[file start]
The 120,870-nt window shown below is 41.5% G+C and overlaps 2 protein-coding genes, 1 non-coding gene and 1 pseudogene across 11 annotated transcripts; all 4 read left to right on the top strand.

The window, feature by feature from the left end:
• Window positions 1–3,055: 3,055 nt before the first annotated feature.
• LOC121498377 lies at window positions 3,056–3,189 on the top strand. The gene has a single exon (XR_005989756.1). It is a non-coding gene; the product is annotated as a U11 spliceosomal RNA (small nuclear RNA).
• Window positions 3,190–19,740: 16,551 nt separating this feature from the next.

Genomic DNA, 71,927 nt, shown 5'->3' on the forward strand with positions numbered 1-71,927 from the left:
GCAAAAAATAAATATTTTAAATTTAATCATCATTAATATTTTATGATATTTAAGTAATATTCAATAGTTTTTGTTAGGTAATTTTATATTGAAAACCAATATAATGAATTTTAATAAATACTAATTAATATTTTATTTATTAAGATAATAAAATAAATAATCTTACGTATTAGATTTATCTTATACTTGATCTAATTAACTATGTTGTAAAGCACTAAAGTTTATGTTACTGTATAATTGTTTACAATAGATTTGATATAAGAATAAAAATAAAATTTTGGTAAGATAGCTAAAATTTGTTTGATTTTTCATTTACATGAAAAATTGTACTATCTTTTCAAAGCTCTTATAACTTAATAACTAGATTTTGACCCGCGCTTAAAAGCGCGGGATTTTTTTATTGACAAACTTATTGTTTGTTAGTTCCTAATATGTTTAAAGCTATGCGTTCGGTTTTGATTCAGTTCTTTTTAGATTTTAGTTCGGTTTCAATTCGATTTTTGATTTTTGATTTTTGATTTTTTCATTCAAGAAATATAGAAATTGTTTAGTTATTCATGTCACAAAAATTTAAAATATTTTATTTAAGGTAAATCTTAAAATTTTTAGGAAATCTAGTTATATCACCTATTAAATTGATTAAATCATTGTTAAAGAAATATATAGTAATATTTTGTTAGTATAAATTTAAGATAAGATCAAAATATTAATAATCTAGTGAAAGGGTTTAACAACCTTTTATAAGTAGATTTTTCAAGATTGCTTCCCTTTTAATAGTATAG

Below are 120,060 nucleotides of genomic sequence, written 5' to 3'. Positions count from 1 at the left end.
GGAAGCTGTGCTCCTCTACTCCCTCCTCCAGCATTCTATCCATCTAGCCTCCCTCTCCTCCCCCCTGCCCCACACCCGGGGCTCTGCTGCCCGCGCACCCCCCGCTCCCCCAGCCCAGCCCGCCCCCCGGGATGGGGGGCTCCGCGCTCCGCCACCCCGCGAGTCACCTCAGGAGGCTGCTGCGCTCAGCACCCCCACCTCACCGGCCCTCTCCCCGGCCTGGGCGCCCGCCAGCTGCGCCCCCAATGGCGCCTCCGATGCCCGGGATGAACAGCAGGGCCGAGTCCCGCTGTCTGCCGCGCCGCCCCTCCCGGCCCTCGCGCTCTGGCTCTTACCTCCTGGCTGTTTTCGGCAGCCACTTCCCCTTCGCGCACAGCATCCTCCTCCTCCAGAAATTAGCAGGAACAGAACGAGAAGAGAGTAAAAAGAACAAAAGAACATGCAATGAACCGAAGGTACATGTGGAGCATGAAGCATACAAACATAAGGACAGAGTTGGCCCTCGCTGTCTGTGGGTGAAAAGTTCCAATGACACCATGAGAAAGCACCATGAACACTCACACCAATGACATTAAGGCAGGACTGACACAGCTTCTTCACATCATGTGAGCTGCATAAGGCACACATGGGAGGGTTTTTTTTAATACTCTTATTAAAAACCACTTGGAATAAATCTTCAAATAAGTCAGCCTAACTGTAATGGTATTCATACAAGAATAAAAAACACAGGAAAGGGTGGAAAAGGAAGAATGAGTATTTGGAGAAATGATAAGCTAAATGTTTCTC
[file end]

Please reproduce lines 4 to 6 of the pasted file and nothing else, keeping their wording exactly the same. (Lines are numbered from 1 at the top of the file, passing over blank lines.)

• LOC121498377 lies at window positions 3,056–3,189 on the top strand. The gene has a single exon (XR_005989756.1). It is a non-coding gene; the product is annotated as a U11 spliceosomal RNA (small nuclear RNA).
• Window positions 3,190–19,740: 16,551 nt separating this feature from the next.

Genomic DNA, 71,927 nt, shown 5'->3' on the forward strand with positions numbered 1-71,927 from the left: